‘I am eight years old. Some of my little friends say that there is no Santa Claus … Please tell me the truth.” Virginia O’Hanlon, 1897, a letter to the New York Sun.
Virginia, I only wish that I could tell you your little friends were wrong, that God is in his Heaven, Santa in his workshop and all is right with the world of good girls and boys.
Nothing could be farther from the truth. Every day while you play, good girls and boys around the world suffer and die in prisons, brothels and labour camps.
Across the sea, good little children shiver in their beds at the sound of an airplane, and wonder when their turn will come to die under the rubble of their homes.
What, Santa Claus real? You might as well say that there is no such thing as hunger, that poor children never sleep on the street while bankers bloat themselves on six-figure salaries.
Virginia, some people even complain that not enough children are in prison.
They say this though they know that to imprison a child is the surest way to turn a single mistake into a life of crime.
Why do they want to lock away the children? Because they are so poor in spirit as to hate and fear the young.
What a world it would be, if only a jolly elf could come down once a year, and bring sweetness, light and plum pudding to all the children of the world, one half of whom go without enough to eat.
What a better place if one magic sled could do the job that a hundred aid organizations can never manage, because there are never enough resources. Santa Claus won’t be coming to the murdered children of Fallujah this year, nor to the little sex slaves of Bangkok.
He won’t be visiting the children crippled by cluster bombs or torn open by shrapnel.
There will be no Santa for the orphans of Afghanistan or Palestine.
In the birthplace of the Prince of Peace, there will be no peace this Christmas.
Santa Claus does not exist, as surely as hatred and greed and violence rule the world.
Alas Virginia, how dreary life is for Santa’s real helpers, the Asian children who labour to manufacture the war toys under your tree.
There’s no childlike faith on the factory floor, no poetry, no romance to make tolerable their daily existence.
Every day around the world, the lights of childhood are snuffed out by war, famine, and disease.
Children go without education, without proper clothing, without clean water, without homes, without medicine or food.
Without a safe place to play, away from the guns and the tanks. Without a childhood.
No Virginia, there isn’t a Santa Claus.
He is only a part of our annual pretense that the 19th century, century of poor houses and public hangings, was a better, more innocent time than this.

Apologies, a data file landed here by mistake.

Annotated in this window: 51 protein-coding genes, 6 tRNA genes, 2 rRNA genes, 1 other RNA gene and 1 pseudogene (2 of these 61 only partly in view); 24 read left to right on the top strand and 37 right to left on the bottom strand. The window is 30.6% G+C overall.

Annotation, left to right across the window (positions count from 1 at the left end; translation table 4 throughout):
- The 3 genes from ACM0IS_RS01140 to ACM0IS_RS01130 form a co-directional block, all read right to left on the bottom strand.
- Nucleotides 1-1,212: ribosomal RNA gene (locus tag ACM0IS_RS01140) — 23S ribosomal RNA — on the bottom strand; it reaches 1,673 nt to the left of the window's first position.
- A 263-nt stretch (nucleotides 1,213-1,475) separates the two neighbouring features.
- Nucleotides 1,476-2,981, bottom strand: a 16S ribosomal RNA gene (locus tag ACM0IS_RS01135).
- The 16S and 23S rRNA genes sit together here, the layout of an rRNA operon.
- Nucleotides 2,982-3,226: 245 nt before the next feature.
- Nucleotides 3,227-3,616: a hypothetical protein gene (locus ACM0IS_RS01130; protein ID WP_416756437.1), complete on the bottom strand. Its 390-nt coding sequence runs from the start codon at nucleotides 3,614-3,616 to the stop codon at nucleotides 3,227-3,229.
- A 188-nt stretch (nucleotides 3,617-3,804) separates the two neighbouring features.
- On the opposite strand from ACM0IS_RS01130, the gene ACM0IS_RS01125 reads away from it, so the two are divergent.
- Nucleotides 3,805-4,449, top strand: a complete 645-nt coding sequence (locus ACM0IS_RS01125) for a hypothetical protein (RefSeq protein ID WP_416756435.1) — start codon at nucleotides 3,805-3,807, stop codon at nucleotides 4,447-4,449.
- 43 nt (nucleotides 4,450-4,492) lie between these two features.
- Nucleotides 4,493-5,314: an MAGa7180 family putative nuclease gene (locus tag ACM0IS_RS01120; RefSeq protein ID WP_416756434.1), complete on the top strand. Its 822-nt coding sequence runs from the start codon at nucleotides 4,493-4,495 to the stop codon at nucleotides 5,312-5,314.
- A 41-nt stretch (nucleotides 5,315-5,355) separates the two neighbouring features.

We play this charade although we know it was in fact a brutal era of unconscionable wealth for a few made possible by the slavery of many, a time in which much of the world still lives, and back toward which the rest of us are rushing at ever increasing speed.
Santa Claus real?
If he were, what a back-breaking load of coal his poor reindeer must carry to the rooftops of those corporations that employ third-world children in airless factories, guzzling the earth’s resources and destroying its atmosphere to create useless junk you and your friends will break and throw in the landfill before the new year.
Alas, Virginia, such children as these will not be placated with the charming myth of an infinitely generous bearded gnome, who brings the fruits of their slavery into the homes of more fortunate children.
Believe in Santa Claus?
You might as well believe in the hypocrites who use religion to justify war, who celebrate the birth of Jesus and fatten their wallets on the murder of innocents and the enslavement of the poor.
Until your childish frame grows old, until you stretch it out for its last sleep, fight.
Fight against militarism, greed, and indifference.
Fight against charming lies and ugly truths. Never cease demanding that every day for every child be, if not Christmas, then at least a decent day on Earth.
No Virginia, there isn’t a Santa Claus, just yet.
But there can be if we try hard enough.
Let’s start by making a big wish, not for lots of presents, or a glimpse of Santa Claus, or fairies on our lawn, but for something even more fundamental to the spirit of Christmas.
Let’s wish for Peace on Earth, and Goodwill to All.
And then for once let’s act like the words mean something.
This column first appeared in December 2004.
Al Pope won the 2002 Ma Murray Award for Best Columnist in BC/Yukon. His novel, Bad Latitudes, is available in bookstores.